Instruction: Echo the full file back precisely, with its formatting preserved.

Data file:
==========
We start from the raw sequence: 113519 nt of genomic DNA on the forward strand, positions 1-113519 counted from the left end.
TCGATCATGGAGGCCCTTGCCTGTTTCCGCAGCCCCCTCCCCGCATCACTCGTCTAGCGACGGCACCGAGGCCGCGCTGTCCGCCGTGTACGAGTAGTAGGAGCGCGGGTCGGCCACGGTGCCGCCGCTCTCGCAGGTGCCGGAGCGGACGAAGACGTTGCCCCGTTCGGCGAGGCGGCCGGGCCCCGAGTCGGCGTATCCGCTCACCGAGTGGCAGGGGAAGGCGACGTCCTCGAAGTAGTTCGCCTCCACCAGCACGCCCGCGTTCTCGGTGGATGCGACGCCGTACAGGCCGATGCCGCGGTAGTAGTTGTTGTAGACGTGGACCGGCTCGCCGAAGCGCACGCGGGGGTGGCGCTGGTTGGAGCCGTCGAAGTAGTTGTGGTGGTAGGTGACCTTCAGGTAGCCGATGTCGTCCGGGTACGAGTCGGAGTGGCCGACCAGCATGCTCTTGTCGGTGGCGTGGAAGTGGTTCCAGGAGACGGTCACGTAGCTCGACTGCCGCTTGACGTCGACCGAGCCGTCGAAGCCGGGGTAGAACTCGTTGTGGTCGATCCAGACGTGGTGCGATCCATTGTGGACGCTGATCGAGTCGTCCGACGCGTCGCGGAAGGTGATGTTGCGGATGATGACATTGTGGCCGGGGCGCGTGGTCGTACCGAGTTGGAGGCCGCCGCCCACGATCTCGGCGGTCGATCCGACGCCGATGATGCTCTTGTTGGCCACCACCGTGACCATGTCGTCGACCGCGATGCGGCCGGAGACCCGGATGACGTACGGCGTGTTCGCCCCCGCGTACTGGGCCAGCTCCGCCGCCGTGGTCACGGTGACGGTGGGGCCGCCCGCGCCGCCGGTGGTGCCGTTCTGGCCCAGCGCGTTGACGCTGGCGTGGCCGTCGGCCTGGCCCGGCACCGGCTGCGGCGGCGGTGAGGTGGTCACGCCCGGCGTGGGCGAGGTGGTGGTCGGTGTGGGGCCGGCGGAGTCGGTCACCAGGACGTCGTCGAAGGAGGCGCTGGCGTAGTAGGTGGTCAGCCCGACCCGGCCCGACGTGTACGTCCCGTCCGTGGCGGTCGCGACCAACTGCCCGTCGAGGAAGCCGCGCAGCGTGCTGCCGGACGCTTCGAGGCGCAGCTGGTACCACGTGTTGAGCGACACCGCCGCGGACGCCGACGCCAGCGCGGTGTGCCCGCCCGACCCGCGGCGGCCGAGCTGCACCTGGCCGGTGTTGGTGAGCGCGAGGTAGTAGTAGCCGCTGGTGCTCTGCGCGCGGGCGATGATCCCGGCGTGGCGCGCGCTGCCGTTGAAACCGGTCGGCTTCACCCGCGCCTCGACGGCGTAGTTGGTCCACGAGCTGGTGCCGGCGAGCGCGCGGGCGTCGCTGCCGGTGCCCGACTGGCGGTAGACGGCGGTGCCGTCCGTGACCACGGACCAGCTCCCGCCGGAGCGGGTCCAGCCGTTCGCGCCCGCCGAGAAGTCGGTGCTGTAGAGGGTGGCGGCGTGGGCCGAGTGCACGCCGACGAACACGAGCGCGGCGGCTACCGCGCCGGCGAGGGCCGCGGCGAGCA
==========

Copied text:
We start from the raw sequence: 113519 nt of genomic DNA on the forward strand, positions 1-113519 counted from the left end.
TCGATCATGGAGGCCCTTGCCTGTTTCCGCAGCCCCCTCCCCGCATCACTCGTCTAGCGACGGCACCGAGGCCGCGCTGTCCGCCGTGTACGAGTAGTAGGAGCGCGGGTCGGCCACGGTGCCGCCGCTCTCGCAGGTGCCGGAGCGGACGAAGACGTTGCCCCGTTCGGCGAGGCGGCCGGGCCCCGAGTCGGCGTATCCGCTCACCGAGTGGCAGGGGAAGGCGACGTCCTCGAAGTAGTTCGCCTCCACCAGCACGCCCGCGTTCTCGGTGGATGCGACGCCGTACAGGCCGATGCCGCGGTAGTAGTTGTTGTAGACGTGGACCGGCTCGCCGAAGCGCACGCGGGGGTGGCGCTGGTTGGAGCCGTCGAAGTAGTTGTGGTGGTAGGTGACCTTCAGGTAGCCGATGTCGTCCGGGTACGAGTCGGAGTGGCCGACCAGCATGCTCTTGTCGGTGGCGTGGAAGTGGTTCCAGGAGACGGTCACGTAGCTCGACTGCCGCTTGACGTCGACCGAGCCGTCGAAGCCGGGGTAGAACTCGTTGTGGTCGATCCAGACGTGGTGCGATCCATTGTGGACGCTGATCGAGTCGTCCGACGCGTCGCGGAAGGTGATGTTGCGGATGATGACATTGTGGCCGGGGCGCGTGGTCGTACCGAGTTGGAGGCCGCCGCCCACGATCTCGGCGGTCGATCCGACGCCGATGATGCTCTTGTTGGCCACCACCGTGACCATGTCGTCGACCGCGATGCGGCCGGAGACCCGGATGACGTACGGCGTGTTCGCCCCCGCGTACTGGGCCAGCTCCGCCGCCGTGGTCACGGTGACGGTGGGGCCGCCCGCGCCGCCGGTGGTGCCGTTCTGGCCCAGCGCGTTGACGCTGGCGTGGCCGTCGGCCTGGCCCGGCACCGGCTGCGGCGGCGGTGAGGTGGTCACGCCCGGCGTGGGCGAGGTGGTGGTCGGTGTGGGGCCGGCGGAGTCGGTCACCAGGACGTCGTCGAAGGAGGCGCTGGCGTAGTAGGTGGTCAGCCCGACCCGGCCCGACGTGTACGTCCCGTCCGTGGCGGTCGCGACCAACTGCCCGTCGAGGAAGCCGCGCAGCGTGCTGCCGGACGCTTCGAGGCGCAGCTGGTACCACGTGTTGAGCGACACCGCCGCGGACGCCGACGCCAGCGCGGTGTGCCCGCCCGACCCGCGGCGGCCGAGCTGCACCTGGCCGGTGTTGGTGAGCGCGAGGTAGTAGTAGCCGCTGGTGCTCTGCGCGCGGGCGATGATCCCGGCGTGGCGCGCGCTGCCGTTGAAACCGGTCGGCTTCACCCGCGCCTCGACGGCGTAGTTGGTCCACGAGCTGGTGCCGGCGAGCGCGCGGGCGTCGCTGCCGGTGCCCGACTGGCGGTAGACGGCGGTGCCGTCCGTGACCACGGACCAGCTCCCGCCGGAGCGGGTCCAGCCGTTCGCGCCCGCCGAGAAGTCGGTGCTGTAGAGGGTGGCGGCGTGGGCCGAGTGCACGCCGACGAACACGAGCGCGGCGGCTACCGCGCCGGCGAGGGCCGCGGCGAGCA